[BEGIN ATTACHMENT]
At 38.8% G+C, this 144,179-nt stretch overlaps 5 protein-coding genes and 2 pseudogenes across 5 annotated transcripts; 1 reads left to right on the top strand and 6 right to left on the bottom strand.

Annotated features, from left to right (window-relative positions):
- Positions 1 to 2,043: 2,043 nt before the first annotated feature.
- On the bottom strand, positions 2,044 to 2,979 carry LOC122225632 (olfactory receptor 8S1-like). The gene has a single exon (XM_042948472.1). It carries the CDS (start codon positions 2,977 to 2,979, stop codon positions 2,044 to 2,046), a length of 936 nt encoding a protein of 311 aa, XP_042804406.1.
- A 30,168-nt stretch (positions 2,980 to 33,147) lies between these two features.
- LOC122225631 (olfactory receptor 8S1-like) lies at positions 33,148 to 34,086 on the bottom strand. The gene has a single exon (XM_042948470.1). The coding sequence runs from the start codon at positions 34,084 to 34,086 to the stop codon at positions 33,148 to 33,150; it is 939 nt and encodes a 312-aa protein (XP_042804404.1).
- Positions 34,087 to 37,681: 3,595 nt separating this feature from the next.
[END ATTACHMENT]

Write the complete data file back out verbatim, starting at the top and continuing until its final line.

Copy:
At 38.8% G+C, this 144,179-nt stretch overlaps 5 protein-coding genes and 2 pseudogenes across 5 annotated transcripts; 1 reads left to right on the top strand and 6 right to left on the bottom strand.

Annotated features, from left to right (window-relative positions):
- Positions 1 to 2,043: 2,043 nt before the first annotated feature.
- On the bottom strand, positions 2,044 to 2,979 carry LOC122225632 (olfactory receptor 8S1-like). The gene has a single exon (XM_042948472.1). It carries the CDS (start codon positions 2,977 to 2,979, stop codon positions 2,044 to 2,046), a length of 936 nt encoding a protein of 311 aa, XP_042804406.1.
- A 30,168-nt stretch (positions 2,980 to 33,147) lies between these two features.
- LOC122225631 (olfactory receptor 8S1-like) lies at positions 33,148 to 34,086 on the bottom strand. The gene has a single exon (XM_042948470.1). The coding sequence runs from the start codon at positions 34,084 to 34,086 to the stop codon at positions 33,148 to 33,150; it is 939 nt and encodes a 312-aa protein (XP_042804404.1).
- Positions 34,087 to 37,681: 3,595 nt separating this feature from the next.